I am looking to add a small closet (2×4 ft) in the corner of a room with lath and plaster walls. I would like to frame in two sides and attach it to the existing wall. Do I have to limit myself to the existing stud locations to anchor the new walls or is there a way to add another stud without destroying the existing wall?
To answer the original question, the studs at either end of the closet will not need to define the dimensions. The stud at either can be screwed in place. Do not use nails. The vibration from setting the nail will break off the keys of plaster that hold the plaster up on the wall. Use enough screws to increase the chances of finding the wood lath to secure the last stud in the wall. The top and bottom plates as mentioned in other answers will do the rest.
To address another valid issue that was brought up about direction the walls over the joists. If the long wall is across the joists, and portions of the wall that are supported by these joists will be fine. Actually, the wall should be so light in weight there will be, or should be, little or no concern. If the side the door is hinged happens to sit on or near a joist, the better the support for the wall. Half the weight on the shelves will be supported by one of the existing walls the other at the back existing wall and a bit on the new wall. If the floor that the closet is built on has subfloor, all the better.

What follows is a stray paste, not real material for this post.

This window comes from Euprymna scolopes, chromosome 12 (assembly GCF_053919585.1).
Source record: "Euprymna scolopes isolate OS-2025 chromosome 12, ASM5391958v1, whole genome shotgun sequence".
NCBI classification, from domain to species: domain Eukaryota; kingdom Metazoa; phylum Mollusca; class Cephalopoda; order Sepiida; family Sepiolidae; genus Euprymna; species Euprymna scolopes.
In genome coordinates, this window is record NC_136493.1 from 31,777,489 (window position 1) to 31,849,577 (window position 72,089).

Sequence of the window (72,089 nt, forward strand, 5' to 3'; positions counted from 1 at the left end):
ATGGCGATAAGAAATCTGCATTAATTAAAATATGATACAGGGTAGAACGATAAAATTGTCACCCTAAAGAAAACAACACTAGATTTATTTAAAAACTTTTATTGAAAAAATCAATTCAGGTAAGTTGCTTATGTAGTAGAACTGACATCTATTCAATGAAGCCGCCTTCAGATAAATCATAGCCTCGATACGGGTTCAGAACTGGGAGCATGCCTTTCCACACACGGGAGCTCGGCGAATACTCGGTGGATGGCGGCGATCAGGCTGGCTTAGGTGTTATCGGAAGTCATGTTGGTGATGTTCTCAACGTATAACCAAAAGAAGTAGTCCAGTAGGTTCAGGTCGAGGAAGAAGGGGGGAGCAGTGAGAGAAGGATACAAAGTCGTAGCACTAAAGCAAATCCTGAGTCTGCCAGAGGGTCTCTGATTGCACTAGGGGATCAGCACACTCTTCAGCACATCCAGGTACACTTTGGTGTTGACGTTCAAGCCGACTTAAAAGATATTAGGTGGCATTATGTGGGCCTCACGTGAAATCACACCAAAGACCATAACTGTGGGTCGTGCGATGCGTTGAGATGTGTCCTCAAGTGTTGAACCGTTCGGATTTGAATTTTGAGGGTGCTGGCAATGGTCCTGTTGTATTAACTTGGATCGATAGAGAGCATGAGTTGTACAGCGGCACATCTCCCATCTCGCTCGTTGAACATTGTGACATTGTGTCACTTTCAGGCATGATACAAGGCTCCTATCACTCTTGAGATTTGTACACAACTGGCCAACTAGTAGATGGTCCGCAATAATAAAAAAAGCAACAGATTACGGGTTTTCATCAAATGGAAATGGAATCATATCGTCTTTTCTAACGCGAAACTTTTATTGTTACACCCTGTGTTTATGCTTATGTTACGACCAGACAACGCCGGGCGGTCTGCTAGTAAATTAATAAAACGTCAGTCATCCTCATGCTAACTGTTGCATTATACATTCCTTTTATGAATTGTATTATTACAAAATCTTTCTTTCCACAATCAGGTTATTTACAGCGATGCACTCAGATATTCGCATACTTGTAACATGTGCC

The problem that is encountered is when you are installing the partition top plate at the ceiling. If the location of the wall doesn't line up plumb with a joist you will need to install bridging across the ceiling joists first at 16 inch intervals. The bridging will allow you to secure the top plate between two joists so the closet wall can be located according to your preferences and not by the buildings framing. You will have to open portions of the ceiling to install the 2 x 4 inch blocks between joists. They should be flush with the ceiling surface when completed. 3 inch screws will hold better than nails and allow for any adjustments if needed.
If the new wall's top and bottom plates are nailed into ceiling and floor joists, it's self-supporting and does not need a structural connection to the wall it butts up against.